An iwi leading the fight against a bid to take millions of tonnes of iron sand from the seabed off South Taranaki says there are too many unknown risks.
Ngāti Ruanui is among several groups filing appeals today against the Environmental Protection Authority's decision earlier this month to gave Trans-Tasman Resources' application the go-ahead.
The authority's decision was split, with two votes each way, until the chair cast a second vote, deciding the outcome.
Ngāti Ruanui chief executive Debbie Ngarewa-Packer said the iwi's appeal echoed arguments expressed by the two authority members who voted against the application.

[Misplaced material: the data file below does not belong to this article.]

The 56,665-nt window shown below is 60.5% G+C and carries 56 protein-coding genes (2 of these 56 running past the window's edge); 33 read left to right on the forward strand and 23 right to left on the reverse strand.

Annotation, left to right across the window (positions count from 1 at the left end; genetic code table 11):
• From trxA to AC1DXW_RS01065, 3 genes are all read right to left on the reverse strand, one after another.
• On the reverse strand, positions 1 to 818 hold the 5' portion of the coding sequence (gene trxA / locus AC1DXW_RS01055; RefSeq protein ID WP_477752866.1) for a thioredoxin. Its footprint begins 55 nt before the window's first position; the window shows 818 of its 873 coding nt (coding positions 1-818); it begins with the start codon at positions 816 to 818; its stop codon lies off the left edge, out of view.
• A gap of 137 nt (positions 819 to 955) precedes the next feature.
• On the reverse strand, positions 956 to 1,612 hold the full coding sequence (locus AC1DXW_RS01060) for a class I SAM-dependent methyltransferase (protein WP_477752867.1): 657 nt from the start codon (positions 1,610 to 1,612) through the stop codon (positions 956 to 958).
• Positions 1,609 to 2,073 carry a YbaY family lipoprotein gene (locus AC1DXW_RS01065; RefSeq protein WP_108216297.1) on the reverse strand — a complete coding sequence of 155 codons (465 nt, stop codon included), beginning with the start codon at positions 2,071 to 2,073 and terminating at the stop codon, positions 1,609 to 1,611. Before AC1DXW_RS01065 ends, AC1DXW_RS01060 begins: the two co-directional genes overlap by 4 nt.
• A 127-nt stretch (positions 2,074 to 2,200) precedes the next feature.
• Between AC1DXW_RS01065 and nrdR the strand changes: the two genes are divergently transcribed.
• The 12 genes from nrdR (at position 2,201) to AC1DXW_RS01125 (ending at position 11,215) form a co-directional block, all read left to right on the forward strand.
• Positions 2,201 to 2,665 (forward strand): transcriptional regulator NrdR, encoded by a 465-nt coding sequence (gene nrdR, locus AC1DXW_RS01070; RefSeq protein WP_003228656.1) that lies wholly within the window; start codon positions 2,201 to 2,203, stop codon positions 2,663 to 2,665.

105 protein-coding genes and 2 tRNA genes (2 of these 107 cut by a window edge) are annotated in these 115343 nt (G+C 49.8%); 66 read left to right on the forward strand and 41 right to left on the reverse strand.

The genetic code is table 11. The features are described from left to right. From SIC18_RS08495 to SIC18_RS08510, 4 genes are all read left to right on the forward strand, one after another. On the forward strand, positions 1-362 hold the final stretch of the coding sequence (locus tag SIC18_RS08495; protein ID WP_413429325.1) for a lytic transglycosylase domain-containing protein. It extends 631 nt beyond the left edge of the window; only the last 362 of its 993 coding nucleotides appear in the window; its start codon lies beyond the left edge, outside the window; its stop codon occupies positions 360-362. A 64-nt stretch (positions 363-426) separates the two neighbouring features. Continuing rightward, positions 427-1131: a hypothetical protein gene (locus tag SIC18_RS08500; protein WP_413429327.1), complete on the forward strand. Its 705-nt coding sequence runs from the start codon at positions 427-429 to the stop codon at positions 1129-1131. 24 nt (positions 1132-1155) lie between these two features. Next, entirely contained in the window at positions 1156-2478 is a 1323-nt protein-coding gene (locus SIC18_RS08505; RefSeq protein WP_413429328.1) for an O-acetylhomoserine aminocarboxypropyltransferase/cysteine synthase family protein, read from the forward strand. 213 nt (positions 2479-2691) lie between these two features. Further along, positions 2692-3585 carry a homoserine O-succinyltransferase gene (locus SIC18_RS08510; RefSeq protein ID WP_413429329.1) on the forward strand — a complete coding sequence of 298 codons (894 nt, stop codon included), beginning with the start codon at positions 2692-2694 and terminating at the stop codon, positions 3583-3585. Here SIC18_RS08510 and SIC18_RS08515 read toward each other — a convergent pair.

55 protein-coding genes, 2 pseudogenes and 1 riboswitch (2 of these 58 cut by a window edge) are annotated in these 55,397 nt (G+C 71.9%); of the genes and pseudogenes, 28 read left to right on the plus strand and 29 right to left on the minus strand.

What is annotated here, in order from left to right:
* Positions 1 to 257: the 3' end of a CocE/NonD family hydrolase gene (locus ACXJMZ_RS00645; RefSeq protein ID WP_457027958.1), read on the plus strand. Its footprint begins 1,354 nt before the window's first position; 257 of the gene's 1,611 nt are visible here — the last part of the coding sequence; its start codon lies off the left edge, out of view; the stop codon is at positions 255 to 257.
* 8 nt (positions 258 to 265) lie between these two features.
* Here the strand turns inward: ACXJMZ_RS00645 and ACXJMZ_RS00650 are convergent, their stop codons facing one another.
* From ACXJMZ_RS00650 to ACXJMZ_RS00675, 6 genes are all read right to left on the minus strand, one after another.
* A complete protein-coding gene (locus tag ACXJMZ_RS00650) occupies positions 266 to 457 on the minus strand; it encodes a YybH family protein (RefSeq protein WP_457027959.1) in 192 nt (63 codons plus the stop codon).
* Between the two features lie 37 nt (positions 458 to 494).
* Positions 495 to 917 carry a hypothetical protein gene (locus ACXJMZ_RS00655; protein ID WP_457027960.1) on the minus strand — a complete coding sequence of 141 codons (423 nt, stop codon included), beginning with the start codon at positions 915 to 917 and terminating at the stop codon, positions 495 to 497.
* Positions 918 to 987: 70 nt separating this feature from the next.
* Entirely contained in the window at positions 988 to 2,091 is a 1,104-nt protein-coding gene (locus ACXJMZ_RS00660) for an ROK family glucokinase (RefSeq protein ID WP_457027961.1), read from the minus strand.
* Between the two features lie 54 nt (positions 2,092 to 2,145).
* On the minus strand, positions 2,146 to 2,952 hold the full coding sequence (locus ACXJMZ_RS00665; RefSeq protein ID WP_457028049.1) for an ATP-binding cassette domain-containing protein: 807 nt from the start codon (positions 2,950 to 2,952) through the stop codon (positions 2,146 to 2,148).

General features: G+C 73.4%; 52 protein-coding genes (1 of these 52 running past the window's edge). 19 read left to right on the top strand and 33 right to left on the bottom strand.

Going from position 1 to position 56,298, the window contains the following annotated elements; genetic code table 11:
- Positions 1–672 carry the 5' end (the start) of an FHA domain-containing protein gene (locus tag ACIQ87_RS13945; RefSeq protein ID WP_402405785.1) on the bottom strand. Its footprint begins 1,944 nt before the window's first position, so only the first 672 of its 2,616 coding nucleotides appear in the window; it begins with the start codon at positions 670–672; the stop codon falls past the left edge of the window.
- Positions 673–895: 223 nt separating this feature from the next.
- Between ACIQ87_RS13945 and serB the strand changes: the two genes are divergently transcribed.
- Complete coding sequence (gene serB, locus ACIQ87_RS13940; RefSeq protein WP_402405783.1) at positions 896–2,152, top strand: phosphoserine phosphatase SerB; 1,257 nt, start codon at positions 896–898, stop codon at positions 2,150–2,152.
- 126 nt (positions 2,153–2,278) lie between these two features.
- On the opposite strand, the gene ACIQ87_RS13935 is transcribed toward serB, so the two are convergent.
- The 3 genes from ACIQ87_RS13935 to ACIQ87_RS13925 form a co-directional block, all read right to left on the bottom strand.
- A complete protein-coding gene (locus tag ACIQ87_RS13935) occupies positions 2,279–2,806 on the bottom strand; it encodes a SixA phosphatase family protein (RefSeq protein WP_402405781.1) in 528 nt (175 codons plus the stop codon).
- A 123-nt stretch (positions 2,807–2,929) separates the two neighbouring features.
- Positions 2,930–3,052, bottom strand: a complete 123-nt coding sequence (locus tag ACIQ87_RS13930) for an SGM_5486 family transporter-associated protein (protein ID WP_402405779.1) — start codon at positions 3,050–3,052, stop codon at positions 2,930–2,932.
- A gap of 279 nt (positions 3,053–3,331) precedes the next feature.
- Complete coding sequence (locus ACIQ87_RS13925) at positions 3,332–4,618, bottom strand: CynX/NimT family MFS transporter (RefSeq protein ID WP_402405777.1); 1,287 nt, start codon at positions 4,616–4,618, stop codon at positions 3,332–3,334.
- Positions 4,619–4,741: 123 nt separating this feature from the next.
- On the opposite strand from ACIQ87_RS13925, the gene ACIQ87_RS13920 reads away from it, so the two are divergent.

"If you can't be sure of the damage and the data you are providing isn't conclusive, then you can't provide certainty of the conditions because the basis of the argument is flawed from the start."
Forest and Bird and Kiwis Against Seabed Mining confirmed they were also filing appeals today.
Environmentalists fear the seabed mining would threaten blue whales and the extremely rare Māui's dolphin population.
Commercial fishing groups, including the New Zealand Federation of Commercial Fishermen and Te Ohu Kaimoana - which safe-guards Māori commercial fishing interests - have also opposed the application.
Trans-Tasman Resources, which had a previous proposal knocked back by the EPA in 2014, said the project would create about 300 jobs directly and boost export earnings by about $400 million.
Its executive chairman, Alan Eggers, acknowledged the seabed would be damaged, but stressed that it would be restored quickly.